Blissed out: Bequia, St. Vincent & the Grenadines



Bequia means "island of the clouds" in the native Arawak language, and it's no wonder. The clouds constantly roll in, sprinkle refreshing, cool raindrops for a minute, then roll out. 

Port Elizabeth, Bequia Island, St. Vincent and the Grenadines is a curious, colorful place popular with cruising yachts, expatriots and tourists from all over.  When I first arrived, I needed Internet because being on a ship at night means there's not much connectivity. Not to mention, the food around this area is downright delicious.

Without much effort, I found myself in a tiny cafe called Maria's French Terrace surrounded by futbol-watching French people. The entire island measures only seven square miles (roughly the size of San Francisco proper) so I didn't figure I'd have trouble finding WiFi, and I was right. This place has stunning views to enjoy your lunch overlooking this:
Better brush up on your Français if you want to enjoy Bequia though, just FYI. I took it back in high school and this was literally the first time in all of my life that I was able to use it in the wild. 

There's not much to do on this tiny island except enjoy it's surrounding ocean, which is perhaps its most enchanting aspect. There are beaches, but they're not really for sun-bathing. Why would you lay out on the beach when the ocean is right there? There aren't many clocks, there's a lot of simultaneously relaxing and intoxicating rum punch, and opportunities to do the following abound. Here's 26 seconds of what Bequia is best for:

 Moonhole is one of the sickest places I've seen in a long time. All of its rooms are open air and it's built in glorious 1960's architecture. It's formally defined as a "unique community of sculpted homes in a marine, bird and wildlife sanctuary." There's one family that built the place and has subsequently turned the beach and waters around it into a nature preserve. Its rental suites feature whale bones and sharing a room with nature.:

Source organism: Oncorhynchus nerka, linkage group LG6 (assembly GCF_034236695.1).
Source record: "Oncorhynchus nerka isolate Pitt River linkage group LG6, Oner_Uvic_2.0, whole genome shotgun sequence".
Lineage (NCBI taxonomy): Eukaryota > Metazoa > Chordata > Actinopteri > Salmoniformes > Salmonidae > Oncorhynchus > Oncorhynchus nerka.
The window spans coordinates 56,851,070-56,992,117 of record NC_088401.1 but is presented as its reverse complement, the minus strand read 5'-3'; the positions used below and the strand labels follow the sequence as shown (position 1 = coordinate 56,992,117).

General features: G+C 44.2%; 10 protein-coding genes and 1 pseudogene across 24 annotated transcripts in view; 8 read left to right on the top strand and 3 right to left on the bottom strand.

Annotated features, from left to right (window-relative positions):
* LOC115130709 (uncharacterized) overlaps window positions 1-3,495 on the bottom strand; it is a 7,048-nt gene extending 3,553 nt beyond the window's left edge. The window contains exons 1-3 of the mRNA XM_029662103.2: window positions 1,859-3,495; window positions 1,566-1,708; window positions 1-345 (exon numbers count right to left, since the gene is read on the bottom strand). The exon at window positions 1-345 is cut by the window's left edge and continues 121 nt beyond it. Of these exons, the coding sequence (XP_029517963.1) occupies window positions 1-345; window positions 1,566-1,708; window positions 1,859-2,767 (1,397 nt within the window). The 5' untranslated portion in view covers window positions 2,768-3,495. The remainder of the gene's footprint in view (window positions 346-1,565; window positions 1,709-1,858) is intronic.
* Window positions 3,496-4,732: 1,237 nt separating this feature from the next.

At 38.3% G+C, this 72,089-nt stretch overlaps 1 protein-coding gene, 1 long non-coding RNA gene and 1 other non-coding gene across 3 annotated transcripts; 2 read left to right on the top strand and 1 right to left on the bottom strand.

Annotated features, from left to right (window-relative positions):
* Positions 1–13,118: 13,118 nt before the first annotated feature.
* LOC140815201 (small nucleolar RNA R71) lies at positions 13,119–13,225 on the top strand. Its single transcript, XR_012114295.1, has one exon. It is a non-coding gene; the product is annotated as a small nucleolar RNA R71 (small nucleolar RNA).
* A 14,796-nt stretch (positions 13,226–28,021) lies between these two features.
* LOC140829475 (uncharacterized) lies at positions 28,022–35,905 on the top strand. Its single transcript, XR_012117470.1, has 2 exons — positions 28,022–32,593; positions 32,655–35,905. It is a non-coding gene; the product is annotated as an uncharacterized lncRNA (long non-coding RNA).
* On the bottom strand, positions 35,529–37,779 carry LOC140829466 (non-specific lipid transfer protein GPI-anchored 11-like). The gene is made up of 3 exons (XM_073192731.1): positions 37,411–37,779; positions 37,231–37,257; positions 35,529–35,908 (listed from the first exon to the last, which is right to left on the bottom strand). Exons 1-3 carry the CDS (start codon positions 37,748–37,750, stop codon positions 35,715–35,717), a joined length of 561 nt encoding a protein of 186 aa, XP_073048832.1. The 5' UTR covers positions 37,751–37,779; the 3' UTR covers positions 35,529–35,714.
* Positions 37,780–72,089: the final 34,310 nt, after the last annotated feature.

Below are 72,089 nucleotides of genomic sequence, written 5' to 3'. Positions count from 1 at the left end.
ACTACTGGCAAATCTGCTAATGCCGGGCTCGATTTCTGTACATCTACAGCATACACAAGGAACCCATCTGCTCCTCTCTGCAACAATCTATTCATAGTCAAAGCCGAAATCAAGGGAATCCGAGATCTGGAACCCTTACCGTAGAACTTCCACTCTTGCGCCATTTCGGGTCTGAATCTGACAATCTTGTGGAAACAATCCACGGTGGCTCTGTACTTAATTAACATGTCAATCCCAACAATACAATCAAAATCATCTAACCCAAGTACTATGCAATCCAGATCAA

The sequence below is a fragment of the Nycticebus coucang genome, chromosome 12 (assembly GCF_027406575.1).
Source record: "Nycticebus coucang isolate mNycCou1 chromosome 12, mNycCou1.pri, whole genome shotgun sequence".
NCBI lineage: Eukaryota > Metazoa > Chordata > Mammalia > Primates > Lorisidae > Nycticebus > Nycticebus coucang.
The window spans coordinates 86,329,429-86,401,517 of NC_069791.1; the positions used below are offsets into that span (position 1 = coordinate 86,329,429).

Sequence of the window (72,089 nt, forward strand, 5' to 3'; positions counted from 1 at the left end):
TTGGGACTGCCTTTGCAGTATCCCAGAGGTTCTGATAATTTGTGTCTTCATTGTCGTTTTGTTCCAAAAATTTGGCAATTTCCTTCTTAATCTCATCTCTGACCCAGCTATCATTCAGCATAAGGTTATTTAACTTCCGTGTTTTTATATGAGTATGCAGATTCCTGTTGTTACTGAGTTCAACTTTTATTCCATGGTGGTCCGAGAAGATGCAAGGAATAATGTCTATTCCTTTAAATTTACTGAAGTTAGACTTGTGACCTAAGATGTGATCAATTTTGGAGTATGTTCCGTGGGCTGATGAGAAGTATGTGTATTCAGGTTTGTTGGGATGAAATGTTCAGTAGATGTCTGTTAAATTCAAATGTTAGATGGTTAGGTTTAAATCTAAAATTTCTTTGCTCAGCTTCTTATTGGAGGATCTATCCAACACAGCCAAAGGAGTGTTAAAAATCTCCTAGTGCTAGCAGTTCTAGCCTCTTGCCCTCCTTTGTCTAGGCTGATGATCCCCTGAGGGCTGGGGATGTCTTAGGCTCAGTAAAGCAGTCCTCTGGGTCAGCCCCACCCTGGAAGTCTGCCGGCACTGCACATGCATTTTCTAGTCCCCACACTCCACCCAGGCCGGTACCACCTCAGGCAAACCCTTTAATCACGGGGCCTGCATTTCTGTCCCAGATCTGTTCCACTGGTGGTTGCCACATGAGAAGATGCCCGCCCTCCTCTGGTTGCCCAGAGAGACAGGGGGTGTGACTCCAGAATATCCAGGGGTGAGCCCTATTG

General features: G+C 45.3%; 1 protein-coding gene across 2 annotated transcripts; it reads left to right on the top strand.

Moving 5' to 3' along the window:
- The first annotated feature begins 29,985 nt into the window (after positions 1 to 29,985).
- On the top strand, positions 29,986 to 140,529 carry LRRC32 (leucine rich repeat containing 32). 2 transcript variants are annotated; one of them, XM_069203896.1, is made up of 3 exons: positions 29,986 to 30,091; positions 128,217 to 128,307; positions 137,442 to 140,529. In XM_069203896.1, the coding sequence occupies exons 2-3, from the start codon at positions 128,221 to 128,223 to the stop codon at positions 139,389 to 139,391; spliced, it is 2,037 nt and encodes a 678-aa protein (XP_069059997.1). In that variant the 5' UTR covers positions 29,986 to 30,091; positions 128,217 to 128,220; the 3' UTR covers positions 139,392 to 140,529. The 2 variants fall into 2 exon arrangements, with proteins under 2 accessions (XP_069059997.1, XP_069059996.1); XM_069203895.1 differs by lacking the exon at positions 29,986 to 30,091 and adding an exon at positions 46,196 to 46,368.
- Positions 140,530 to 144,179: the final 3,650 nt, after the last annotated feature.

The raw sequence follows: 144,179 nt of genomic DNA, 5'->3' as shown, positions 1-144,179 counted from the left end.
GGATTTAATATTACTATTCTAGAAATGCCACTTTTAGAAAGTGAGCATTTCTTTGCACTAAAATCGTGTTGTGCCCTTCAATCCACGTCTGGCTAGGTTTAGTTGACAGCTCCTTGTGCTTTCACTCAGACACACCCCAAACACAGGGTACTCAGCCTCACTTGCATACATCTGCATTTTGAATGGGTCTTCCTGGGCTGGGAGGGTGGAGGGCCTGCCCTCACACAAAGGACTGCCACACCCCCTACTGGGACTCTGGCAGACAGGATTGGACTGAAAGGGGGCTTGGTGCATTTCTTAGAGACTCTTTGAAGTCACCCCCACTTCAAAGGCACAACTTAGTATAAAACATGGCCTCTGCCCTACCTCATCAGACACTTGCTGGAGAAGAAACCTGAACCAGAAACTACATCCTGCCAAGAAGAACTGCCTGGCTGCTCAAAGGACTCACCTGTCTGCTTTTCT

Here's what it's like snorkeling about 25 feet off the shore of this place (without sunburning the backs of your knees):

Also, if you listened closely to the first video in this post, you would have heard a man explaining that Bequia is one of the very few places in this world still allowed to hunt up to four whales a year, according to the International Whaling Commission, though oftentimes there are zero caught annually. This is an example  of natural, traditional interaction with whales, much unlike what's going on with the orcas at Sea World.  The hunting tradition goes back over 200 years with the Arawak people. The whole place is spectacular in both history and natural beauty:

Island of the clouds lives up to its name. 

Next stop: Roseau, Dominica! 

For more commentary, follow me on Twitter @dbirdy, for more photos peep my Flickr, if you're into the travel philosophy thing read my website, and to see a bunch of random and fun travel videos, subscribe to my YouTube channel!

Zero, zilch, none and no part of this post is sponsored by any of the above mentioned company or companies, nor would I ever present such a thing.

Add a comment